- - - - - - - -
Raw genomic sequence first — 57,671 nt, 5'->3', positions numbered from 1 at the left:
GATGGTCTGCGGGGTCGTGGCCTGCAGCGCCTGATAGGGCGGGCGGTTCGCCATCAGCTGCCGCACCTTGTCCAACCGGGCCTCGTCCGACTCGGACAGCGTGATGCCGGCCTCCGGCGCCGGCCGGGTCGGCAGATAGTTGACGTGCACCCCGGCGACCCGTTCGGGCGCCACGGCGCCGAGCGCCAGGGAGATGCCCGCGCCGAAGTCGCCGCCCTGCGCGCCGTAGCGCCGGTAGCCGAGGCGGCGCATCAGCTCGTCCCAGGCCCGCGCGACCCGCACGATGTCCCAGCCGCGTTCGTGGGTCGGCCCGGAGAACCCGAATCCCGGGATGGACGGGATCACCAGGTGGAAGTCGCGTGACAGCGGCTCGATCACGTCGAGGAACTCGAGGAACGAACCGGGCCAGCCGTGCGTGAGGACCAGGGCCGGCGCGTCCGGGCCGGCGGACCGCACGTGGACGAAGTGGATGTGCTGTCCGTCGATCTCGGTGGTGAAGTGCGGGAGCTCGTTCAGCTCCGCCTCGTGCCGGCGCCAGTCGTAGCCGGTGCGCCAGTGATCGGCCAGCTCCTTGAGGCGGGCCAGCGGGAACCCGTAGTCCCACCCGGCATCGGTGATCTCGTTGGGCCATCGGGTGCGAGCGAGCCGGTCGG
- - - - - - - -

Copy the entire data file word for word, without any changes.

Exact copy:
Raw genomic sequence first — 57,671 nt, 5'->3', positions numbered from 1 at the left:
GATGGTCTGCGGGGTCGTGGCCTGCAGCGCCTGATAGGGCGGGCGGTTCGCCATCAGCTGCCGCACCTTGTCCAACCGGGCCTCGTCCGACTCGGACAGCGTGATGCCGGCCTCCGGCGCCGGCCGGGTCGGCAGATAGTTGACGTGCACCCCGGCGACCCGTTCGGGCGCCACGGCGCCGAGCGCCAGGGAGATGCCCGCGCCGAAGTCGCCGCCCTGCGCGCCGTAGCGCCGGTAGCCGAGGCGGCGCATCAGCTCGTCCCAGGCCCGCGCGACCCGCACGATGTCCCAGCCGCGTTCGTGGGTCGGCCCGGAGAACCCGAATCCCGGGATGGACGGGATCACCAGGTGGAAGTCGCGTGACAGCGGCTCGATCACGTCGAGGAACTCGAGGAACGAACCGGGCCAGCCGTGCGTGAGGACCAGGGCCGGCGCGTCCGGGCCGGCGGACCGCACGTGGACGAAGTGGATGTGCTGTCCGTCGATCTCGGTGGTGAAGTGCGGGAGCTCGTTCAGCTCCGCCTCGTGCCGGCGCCAGTCGTAGCCGGTGCGCCAGTGATCGGCCAGCTCCTTGAGGCGGGCCAGCGGGAACCCGTAGTCCCACCCGGCATCGGTGATCTCGTTGGGCCATCGGGTGCGAGCGAGCCGGTCGG